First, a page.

In the first of an occasional series, we have asked illustrator Josephine Birch to give us an insight into her greatest influence.

"As a child I believed wholeheartedly in Father Christmas. I still do. I believe in the freedom of the imagination to be whisked away by stories that make us feel safe, cosy, warm. This is the magic of Raymond Briggs. Magical appearances are unexplained, existing alongside everyday wonders, the kind that remind us of the beauty of the every day; airborne autumn leaves, first frosts, a snowman given life, a BEAR climbing in through the window! In short, the magic of childlike wonder. 

Briggs’ books have been constant companions as well as manuals for my education in storytelling.  His work gave me the first twinkling sense of wanting to craft books; stories that were filled with emotion, artworks that glowed with Christmas lights and wintry skies.

I have always been drawn to the impossible love story, the bitter-sweet. Raymond Briggs’ books are the epitome of bittersweet, exploring joy, love and loss, without judgement.  Classically, in each of these books, the magic is the kind that ‘grown ups’ don't notice. I was determined that I would not be one of these grown-ups. I would keep the magic and it is through drawing that I keep it close.

The Bear and The Snowman both begin with comforting, bedtime rituals,: the scene is set, the children are safe at home. The introduction of something scary and mighty, such as the bear’s great paw against the window, is sheltered either side by comforting imagery. I use this technique, so that when something extraordinary happens, the reader is already settled into the world. 

Alongside these domestic scenes, Briggs uses the landscape to house these quiet yet emotional stories. In The Snowman we contemplate grief through snowy scenes, with the snowman ultimately melting in the morning sun. But we are also jostled along with humour and warmth, like the snowman bathing in the light of the fridge, or the policeman muffled up against the cold. In both, Selkie and Goodbye Hobbs I use sweeping landscapes to move through emotion and then tuck characters into safe spaces, like Merlin nestled into a weeping willow. From calm seas and snug pubs or autumn parks the place becomes a character, helping to convey the narrative.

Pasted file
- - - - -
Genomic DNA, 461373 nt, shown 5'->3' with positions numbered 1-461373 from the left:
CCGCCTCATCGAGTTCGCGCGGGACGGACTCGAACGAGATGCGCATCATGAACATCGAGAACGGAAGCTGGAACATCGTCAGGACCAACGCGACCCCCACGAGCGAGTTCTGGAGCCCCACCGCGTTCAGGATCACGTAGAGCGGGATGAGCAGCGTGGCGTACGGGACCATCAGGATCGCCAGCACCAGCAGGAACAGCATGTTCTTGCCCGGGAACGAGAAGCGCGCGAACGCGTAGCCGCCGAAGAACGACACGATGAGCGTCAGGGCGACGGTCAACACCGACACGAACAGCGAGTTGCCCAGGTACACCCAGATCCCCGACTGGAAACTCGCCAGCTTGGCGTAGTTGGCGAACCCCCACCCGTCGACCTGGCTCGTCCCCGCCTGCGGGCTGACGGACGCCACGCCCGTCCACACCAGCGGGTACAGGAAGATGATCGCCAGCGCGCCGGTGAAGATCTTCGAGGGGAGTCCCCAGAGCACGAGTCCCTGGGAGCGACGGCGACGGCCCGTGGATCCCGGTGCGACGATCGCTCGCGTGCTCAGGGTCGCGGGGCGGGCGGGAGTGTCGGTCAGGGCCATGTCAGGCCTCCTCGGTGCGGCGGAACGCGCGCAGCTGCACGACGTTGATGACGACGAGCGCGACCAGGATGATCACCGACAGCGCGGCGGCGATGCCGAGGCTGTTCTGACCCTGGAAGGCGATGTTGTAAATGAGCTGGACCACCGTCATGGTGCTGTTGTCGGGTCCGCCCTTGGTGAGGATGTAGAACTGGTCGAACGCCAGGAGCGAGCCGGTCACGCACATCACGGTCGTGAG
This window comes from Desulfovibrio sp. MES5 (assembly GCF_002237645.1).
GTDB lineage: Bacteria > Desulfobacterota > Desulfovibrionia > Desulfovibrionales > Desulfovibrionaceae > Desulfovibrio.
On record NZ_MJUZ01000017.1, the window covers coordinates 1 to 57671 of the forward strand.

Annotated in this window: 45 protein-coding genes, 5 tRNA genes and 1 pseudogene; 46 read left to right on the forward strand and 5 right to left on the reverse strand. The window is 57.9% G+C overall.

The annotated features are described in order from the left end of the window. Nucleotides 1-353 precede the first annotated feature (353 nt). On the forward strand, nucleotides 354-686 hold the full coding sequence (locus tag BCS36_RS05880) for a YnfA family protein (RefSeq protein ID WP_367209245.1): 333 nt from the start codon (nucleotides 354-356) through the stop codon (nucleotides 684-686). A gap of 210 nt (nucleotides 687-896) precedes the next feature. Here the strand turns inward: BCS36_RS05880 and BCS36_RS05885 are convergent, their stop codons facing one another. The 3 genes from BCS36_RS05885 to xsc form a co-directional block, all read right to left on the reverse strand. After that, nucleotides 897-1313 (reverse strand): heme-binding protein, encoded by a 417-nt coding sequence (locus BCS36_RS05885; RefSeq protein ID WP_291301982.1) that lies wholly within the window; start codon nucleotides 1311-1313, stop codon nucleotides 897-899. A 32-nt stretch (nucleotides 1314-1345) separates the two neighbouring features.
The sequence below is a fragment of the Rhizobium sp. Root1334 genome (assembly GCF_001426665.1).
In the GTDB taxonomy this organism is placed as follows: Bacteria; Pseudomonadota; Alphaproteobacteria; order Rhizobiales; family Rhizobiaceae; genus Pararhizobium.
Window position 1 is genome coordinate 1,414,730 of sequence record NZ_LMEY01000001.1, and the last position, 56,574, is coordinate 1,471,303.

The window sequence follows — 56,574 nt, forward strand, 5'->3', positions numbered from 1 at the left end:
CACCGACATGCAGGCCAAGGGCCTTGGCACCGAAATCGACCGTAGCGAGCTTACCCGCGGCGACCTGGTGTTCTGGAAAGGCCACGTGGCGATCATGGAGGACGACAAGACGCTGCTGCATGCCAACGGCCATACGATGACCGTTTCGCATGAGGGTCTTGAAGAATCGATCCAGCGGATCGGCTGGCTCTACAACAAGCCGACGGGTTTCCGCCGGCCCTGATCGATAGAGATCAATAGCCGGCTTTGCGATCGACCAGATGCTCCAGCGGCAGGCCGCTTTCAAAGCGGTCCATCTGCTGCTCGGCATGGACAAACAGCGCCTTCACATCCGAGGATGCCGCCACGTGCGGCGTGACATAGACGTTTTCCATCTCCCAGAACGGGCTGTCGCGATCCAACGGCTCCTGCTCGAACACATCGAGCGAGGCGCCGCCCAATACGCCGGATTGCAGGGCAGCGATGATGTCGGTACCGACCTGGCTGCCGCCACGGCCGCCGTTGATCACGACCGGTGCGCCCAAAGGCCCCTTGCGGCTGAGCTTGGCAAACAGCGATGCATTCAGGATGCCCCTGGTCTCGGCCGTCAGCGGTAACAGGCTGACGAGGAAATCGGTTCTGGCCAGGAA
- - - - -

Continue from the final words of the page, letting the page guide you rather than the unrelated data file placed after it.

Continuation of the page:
Briggs’ drawings have a soft wooliness, the marks layered like blankets, adding to the sense of warmth and kindness that his characters exude. In his books I learnt to use materials to compliment mood. In Goodbye Hobbs I use ink and watercolour to create movement and rich autumnal colour, moving from rainy watery blues to deep oranges and reds. As the characters' mood lifts, so do the colours.

In Goodbye Hobbs, the final wordless page allows for a moment of contemplation and in Selkie, the last page sees the seal and the boy watching each other as the sun sets and the boat sails away. Though both of these endings owe much to Briggs’ they are much gentler than the ending in the snowman; a little picture, alone in white space, that so poignantly hits home. Briggs uses white space to add a sense of silence, of shock, of grief. It is devastating, but it is also tender and it is this tenderness that most inspires me. Loss is such a huge part of human experience, and I trust that picture books can carefully introduce children to these topics or be a companion when they are suffering. Raymond Briggs walks this line between sentimentality and truth and this, for me, is the magic of Briggs."

Goodbye Hobbs is a beautifully told and illustrated tale of what it means to love and lose a friend. You can read our full review here and download the first few pages of this special book. 

Josephine Birch is a print maker and illustrator, and is currently working on a picture book series with author Emma Bettridge called The Other Stories.